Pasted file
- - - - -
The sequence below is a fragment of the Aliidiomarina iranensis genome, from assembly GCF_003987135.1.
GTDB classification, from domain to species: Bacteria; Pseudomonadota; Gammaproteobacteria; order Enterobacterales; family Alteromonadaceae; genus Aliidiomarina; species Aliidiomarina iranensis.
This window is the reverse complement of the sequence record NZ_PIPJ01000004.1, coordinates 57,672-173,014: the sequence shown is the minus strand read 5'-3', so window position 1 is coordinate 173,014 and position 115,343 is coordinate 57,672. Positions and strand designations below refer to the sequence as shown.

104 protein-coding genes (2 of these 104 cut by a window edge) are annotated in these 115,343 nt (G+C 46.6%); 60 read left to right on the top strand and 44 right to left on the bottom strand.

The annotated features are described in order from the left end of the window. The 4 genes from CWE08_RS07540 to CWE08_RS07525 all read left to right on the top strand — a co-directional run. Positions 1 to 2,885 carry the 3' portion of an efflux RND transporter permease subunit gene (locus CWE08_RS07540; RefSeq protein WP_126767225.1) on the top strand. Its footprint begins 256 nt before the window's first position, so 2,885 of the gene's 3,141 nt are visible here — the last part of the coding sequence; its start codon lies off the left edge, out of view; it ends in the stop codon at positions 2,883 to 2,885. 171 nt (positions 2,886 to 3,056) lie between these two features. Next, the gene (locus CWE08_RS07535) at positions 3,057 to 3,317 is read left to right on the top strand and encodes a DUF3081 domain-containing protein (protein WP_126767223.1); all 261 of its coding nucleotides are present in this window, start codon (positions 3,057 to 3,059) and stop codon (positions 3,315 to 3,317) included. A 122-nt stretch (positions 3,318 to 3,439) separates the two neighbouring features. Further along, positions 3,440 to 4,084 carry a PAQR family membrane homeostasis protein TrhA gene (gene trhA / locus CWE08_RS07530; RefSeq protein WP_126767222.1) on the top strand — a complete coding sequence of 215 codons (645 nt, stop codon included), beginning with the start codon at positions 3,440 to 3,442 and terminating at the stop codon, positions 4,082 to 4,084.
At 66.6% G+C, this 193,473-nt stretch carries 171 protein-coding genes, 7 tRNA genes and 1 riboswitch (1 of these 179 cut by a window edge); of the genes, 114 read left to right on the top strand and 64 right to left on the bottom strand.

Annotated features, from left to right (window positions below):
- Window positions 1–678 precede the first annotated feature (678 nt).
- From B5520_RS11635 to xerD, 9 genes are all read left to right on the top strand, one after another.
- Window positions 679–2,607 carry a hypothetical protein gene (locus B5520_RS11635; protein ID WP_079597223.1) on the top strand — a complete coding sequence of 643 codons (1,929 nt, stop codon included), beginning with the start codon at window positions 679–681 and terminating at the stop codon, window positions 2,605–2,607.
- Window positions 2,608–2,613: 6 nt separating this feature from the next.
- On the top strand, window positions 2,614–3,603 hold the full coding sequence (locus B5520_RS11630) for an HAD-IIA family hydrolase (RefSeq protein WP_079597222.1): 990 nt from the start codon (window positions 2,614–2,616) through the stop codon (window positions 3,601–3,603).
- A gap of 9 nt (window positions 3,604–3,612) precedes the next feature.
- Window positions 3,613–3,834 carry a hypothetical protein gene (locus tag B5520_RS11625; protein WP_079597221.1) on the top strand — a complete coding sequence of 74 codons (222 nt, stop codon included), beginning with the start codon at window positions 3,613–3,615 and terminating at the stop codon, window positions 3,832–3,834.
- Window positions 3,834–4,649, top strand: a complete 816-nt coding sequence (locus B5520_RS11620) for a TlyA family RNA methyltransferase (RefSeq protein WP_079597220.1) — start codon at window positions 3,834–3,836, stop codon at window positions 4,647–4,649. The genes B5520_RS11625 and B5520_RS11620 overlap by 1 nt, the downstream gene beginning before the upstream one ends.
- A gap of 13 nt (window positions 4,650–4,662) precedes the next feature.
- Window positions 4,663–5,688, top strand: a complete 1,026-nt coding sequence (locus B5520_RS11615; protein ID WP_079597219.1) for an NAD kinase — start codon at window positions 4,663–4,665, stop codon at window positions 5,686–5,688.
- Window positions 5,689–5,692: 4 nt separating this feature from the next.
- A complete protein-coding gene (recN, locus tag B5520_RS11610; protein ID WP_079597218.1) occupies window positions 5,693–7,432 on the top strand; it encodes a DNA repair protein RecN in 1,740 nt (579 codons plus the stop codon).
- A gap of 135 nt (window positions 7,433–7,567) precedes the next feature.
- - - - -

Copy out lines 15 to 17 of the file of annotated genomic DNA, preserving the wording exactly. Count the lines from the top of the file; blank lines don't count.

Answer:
- Window positions 3,834–4,649, top strand: a complete 816-nt coding sequence (locus B5520_RS11620) for a TlyA family RNA methyltransferase (RefSeq protein WP_079597220.1) — start codon at window positions 3,834–3,836, stop codon at window positions 4,647–4,649. The genes B5520_RS11625 and B5520_RS11620 overlap by 1 nt, the downstream gene beginning before the upstream one ends.
- A gap of 13 nt (window positions 4,650–4,662) precedes the next feature.
- Window positions 4,663–5,688, top strand: a complete 1,026-nt coding sequence (locus B5520_RS11615; protein ID WP_079597219.1) for an NAD kinase — start codon at window positions 4,663–4,665, stop codon at window positions 5,686–5,688.